Timeline:
Date
Event
Feb. 1, 2011
  • Campaign start review
  • EPC Erection
Feb. 2, 2011
  • EAP transfer and positionning
Feb. 3, 2011
  • Integration EPC/EAP
Feb. 8, 2011
  • ESC-A and VEB Erection
Feb. 16, 2011
  • Arrival in Kourou of Yahsat Y1A and beginning of preparation campaign in building S1 B
Mar. 1, 2011
  • Arrival in Kourou of Intelsat New Dawn and beginning of preparation campaign in building S1 B
Mar. 7-11, 2011
  • Yahsat Y1A filling operations
Mar. 10, 2011
  • Roll-out from BIL to BAF
Mar. 14-16, 2011
  • Intelsat New Dawn filling operations
Mar. 15, 2011
  • Yahsat Y1A integration on adaptor (ACU)
Mar. 16, 2011
  • Yahsat Y1A transfer to Final Assembly Building (BAF)
Mar. 17, 2011
  • Yahsat Y1A integration on Sylda and Intelsat New Dawn integration on adaptor
Mar. 18, 2011
  • Fairing integration on Sylda
  • Intelsat New Dawn transfer to Final Assembly Building (BAF)
Mar. 21, 2011
  • Intelsat New Dawn integration on launcher
Mar. 22, 2011
  • ESC-A final preparations and payloads control
  • Upper composite integration with Yahsat Y1A on launcher
Mar. 23, 2011
  • Satellite functional tests on launcher
Mar. 24, 2011
  • Launch rehearsal
Mar. 25, 2011
  • Arming of launch vehicle
Mar. 28, 2011
  • Launch readiness review (RAL) and final preparation of launcher
Mar. 29, 2011
  • Roll-out from BAF to Launch Area (ZL)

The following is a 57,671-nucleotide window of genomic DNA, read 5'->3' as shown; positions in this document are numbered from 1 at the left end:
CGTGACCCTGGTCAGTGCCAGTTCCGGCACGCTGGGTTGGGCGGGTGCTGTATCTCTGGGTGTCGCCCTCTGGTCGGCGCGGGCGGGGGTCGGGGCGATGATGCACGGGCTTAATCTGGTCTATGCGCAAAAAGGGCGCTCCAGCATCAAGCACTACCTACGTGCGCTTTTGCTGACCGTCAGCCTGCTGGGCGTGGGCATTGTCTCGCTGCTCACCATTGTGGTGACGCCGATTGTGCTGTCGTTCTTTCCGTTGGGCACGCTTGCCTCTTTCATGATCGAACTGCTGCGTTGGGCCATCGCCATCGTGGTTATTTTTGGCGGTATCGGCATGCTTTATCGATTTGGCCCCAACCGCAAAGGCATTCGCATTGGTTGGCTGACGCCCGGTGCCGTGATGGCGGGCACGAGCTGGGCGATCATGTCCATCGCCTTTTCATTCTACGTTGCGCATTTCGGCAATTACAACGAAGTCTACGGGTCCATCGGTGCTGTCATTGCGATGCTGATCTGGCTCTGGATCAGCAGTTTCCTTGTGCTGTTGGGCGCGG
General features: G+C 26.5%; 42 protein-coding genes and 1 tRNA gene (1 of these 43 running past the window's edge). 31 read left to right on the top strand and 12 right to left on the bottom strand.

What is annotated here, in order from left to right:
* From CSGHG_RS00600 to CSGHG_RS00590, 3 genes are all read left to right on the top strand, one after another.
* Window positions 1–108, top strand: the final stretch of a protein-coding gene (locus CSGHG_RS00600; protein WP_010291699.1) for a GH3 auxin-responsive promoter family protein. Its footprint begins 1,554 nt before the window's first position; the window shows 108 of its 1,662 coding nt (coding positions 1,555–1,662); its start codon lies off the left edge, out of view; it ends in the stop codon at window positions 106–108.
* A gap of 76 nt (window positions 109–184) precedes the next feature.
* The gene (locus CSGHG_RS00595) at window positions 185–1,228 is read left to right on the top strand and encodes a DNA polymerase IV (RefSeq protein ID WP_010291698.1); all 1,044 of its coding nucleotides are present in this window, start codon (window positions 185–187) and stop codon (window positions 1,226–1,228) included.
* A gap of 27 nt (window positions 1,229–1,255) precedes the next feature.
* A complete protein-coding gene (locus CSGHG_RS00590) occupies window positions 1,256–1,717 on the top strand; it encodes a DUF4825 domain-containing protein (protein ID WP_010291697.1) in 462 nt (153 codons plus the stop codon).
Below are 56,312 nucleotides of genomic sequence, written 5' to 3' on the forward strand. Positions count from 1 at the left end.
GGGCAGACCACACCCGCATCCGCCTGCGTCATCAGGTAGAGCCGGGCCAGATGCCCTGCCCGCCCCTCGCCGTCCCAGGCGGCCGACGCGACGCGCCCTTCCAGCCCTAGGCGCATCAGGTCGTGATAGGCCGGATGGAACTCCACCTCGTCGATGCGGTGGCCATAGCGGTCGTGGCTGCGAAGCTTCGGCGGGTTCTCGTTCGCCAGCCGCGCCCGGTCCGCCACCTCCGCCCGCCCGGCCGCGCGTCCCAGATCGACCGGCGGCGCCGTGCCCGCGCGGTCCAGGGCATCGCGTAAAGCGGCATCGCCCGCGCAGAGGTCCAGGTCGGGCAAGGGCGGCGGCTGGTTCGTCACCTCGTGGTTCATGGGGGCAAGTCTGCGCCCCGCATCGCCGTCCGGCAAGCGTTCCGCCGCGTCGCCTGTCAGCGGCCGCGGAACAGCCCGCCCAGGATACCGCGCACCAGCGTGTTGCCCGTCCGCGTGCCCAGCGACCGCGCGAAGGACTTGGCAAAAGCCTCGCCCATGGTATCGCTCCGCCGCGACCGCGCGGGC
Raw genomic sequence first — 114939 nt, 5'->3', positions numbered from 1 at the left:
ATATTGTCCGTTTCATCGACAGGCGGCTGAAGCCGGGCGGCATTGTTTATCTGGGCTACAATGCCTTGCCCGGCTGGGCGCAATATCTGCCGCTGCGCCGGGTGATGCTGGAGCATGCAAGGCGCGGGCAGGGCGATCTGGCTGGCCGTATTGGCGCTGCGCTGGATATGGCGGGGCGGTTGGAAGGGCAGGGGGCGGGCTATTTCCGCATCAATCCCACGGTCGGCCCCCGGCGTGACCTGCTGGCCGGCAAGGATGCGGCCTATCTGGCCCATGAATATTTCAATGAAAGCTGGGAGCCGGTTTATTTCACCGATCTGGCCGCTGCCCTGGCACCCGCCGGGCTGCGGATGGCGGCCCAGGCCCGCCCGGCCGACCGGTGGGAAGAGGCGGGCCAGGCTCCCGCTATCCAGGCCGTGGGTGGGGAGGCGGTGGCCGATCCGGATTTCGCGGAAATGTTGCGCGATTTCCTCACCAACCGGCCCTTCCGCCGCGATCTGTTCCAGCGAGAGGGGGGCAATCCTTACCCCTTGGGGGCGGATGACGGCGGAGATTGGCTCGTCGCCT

• Launch vehicle connections and filling of the EPC liquid Helium sphere
Mar. 30, 2011
  • Launch countdown including EPC and ESC-A filling with liquid oxygen and liquid hydrogen


Arianespace Mission Updates:
Click on images to enlarge



Intelsat Blog:



Countdown & Launch Sequence:
H0 [HH:MM:SS]
Event
–11:30:00Start of final countdown
–07:30:00Check of electrical systems
–04:50:00Start of filling of main cryogenic stage with liquid oxygen and hydrogen
–03:20:00Chilldown of Vulcain main stage engine
–01:10:00Check of connections between launcher and telemetry, tracking and command systems
–00:07:00“All systems go” report, allowing start of synchronized sequence
–00:04:00Tanks pressurized for flight
–00:01:00Switch to onboard power mode
–00:00:05.5Command issued for opening of cryogenic arms
–00:00:04Onboard systems take over
–00:00:03Unlocking of guidance systems to flight mode
–00:00:00H0 - Ignition of the cryogenic main stage engine (EPC)
    ALT [km]    
V.rel. [m/s]
+00:00:07.05 Ignition of solid boosters
0    
0  
+00:00:07.3Liftoff
0    
0  
+00:00:12.8End of vertical climb and beginning of pitch rotation (10 seconds duration)
0.097
38.7
+00:00:17.1Beginning of roll manoeuvre
0.339
75.4
+00:02:20Jettisoning of solid boosters
66.5  
1995  
+00:03:11Jettisoning of fairing
105.2  
2217  
+00:07:58Acquisition by Natal tracking station
170    
5417  
+00:08:53Shut-down of main cryogenic stage
168.3  
6888  
+00:08:59Separation of main cryogenic stage
168.4  
6914  
+00:09:03Ignition of upper cryogenic stage (ESC-A)
168.4  
6916  
+00:13:39Acquisition by Ascension tracking station
156    
7550  
+00:18:27Acquisition by Libreville tracking station
186    
8339  
+00:23:12Acquisition by Malindi tracking station
408    
9021  
+00:25:21Injection
656.2  
9354  
+00:27:27Separation of Yahsat Y1A satellite
469.9  
9093  
+00:33:48Separation of Sylda 5
2253    
8162  
+00:35:03Separation of Intelsat New Dawn satellite
2546    
8544  
+00:46:03End of Arianespace Flight mission